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Wall Street Journal Cites Philadelphia Courts Paper Authored by Professor Joshua Wright PDF Print E-mail

The Wall Street Journal is reporting on a bill before the Pennsylvania house Judiciary Committee that would offset the current advantage for plaintiffs by changing the courts' jurisdiction rules. While plaintiffs can currently parachute into Philadelphia from anywhere in the state, the new plan would allow Pennsylvania's local courts to hear personal injury cases only when the plaintiff is a resident, a corporation is locally headquartered, or the incident occurred in the district.

The piece cites a paper issued by the International Center for Law & Economics and authored by Professor of Law and Economics at George Mason University School of Law, Joshua D. Wright. As the Wall Street Journal indicates,

Philadelphia plaintiffs are less likely to settle than plaintiffs elsewhere and show a marked preference for jury trials, according to a report for the International Center for Law and Economics by Joshua Wright based on data from Administrative Office of Pennsylvania Courts. Philadelphia juries find in favor of plaintiffs more often than non-Philly juries—"by as much as 23.7% in absolute terms in 2005."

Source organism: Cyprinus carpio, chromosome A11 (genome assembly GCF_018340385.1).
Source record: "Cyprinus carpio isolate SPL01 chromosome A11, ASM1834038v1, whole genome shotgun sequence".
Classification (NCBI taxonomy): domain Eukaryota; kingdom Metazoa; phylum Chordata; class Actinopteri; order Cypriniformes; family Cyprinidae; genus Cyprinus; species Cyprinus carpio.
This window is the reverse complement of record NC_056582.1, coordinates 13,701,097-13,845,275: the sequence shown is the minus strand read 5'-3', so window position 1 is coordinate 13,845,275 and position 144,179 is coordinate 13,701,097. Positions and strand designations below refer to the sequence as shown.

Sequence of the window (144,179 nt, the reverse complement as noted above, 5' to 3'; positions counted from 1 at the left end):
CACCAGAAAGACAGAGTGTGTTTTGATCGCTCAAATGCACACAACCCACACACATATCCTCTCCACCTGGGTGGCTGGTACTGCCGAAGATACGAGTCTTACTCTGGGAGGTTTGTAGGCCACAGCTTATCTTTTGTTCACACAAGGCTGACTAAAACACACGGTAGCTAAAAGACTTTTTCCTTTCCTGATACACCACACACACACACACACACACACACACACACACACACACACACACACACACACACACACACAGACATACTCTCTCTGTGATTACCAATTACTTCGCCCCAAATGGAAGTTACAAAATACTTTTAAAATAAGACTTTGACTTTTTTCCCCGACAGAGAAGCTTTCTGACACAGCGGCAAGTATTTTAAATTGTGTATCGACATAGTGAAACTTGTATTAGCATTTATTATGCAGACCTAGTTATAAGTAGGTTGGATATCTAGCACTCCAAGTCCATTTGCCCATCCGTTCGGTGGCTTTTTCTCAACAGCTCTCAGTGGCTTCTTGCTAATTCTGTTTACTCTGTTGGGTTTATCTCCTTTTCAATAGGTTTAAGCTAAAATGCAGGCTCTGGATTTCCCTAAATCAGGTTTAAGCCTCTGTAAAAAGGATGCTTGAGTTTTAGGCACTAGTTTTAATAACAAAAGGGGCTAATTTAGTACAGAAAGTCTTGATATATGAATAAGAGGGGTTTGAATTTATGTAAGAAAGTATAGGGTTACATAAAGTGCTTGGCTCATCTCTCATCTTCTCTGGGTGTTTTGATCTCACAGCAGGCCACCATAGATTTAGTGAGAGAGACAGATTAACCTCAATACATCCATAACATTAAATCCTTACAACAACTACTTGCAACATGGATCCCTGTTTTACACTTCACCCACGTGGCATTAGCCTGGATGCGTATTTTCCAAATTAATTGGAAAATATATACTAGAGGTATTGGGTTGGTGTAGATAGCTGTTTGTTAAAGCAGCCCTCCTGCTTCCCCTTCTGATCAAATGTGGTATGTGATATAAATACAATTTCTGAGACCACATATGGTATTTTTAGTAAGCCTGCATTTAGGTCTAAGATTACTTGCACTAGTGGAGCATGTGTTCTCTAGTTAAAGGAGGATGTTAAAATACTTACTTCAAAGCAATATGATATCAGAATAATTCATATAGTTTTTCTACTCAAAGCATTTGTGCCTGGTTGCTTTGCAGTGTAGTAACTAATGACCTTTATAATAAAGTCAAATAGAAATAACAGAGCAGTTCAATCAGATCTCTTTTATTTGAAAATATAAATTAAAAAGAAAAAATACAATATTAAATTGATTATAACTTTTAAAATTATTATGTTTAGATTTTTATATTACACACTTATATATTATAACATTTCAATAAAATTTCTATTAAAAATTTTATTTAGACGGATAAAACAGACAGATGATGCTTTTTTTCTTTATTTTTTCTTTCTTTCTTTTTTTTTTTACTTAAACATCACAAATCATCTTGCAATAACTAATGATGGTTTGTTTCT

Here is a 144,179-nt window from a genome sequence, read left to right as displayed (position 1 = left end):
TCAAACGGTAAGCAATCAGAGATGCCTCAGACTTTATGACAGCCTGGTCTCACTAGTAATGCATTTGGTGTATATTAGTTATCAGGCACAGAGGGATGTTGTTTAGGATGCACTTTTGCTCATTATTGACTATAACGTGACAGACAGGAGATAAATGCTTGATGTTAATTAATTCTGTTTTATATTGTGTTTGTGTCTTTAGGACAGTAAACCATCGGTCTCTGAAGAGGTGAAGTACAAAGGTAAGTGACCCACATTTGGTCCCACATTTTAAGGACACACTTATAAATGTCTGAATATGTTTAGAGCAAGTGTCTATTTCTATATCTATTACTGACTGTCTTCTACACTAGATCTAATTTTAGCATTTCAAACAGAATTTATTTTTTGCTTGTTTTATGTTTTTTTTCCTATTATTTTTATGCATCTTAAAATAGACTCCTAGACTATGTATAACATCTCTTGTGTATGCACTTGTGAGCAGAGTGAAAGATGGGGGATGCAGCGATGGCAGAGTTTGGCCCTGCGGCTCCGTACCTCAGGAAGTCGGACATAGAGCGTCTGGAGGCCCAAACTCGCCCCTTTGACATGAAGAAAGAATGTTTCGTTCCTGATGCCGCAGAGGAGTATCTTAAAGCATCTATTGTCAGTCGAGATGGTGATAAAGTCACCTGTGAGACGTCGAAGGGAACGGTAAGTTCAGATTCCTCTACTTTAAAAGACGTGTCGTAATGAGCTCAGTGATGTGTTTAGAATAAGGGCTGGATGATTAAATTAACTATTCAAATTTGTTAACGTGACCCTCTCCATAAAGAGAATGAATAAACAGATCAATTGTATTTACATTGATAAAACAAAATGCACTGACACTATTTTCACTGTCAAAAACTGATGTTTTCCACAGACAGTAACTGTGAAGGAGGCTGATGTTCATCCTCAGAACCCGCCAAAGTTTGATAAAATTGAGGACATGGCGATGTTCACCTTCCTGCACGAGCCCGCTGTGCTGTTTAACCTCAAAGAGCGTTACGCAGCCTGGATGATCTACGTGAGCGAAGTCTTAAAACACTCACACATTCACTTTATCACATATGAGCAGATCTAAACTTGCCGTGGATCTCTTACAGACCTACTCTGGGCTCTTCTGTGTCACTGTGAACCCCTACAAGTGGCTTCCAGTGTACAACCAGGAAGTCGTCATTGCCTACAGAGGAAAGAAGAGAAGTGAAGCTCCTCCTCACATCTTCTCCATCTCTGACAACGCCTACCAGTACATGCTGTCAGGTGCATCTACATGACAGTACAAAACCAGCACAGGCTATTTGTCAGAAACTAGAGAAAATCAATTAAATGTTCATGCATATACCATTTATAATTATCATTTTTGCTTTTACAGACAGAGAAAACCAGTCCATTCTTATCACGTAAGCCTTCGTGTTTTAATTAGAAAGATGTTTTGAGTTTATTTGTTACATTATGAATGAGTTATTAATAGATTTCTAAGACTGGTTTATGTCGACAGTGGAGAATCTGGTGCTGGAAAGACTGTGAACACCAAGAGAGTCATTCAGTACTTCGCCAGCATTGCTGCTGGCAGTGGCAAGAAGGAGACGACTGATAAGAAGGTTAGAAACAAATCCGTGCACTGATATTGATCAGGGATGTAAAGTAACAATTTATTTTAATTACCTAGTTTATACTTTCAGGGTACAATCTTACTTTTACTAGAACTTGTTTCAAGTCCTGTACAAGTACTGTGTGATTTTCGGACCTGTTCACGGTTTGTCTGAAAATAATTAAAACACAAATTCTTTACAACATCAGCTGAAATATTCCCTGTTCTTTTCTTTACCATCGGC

Geoffrey Manne To Speak on Privacy at Silicon Flatirons PDF Print E-mail

Information privacy represents one of the most exciting, rapidly growing areas of legal scholarship, yet information privacy law scholars rarely express any faith in market principles. Government regulators seem a bit more conflicted, with recent pronouncements from the Commerce Department, FTC, and Congress premised largely on market-based, notice-and-choice principles, but emphasizing the limits of markets.

This Friday, Silicon Flatirons Center for Law, Technology, and Entrepreneurship at the University of Colorado will host representatives from these three institutions to debate the Economics of Privacy. Joining them will be an interdisciplinary group of leading thinkers from other disciplines, such as economists studying the behavioral economics of privacy and computer scientists who specialize in human-computer interaction studying the limits of notice-and-choice. Executive Director Geoffrey Manne has been invited as one of these guests and will explore the markets of privacy, explaining the advantages of relying on market forces, self-regulation, and FTC’s existing enforcement mechanisms to protect privacy in the 21st century.

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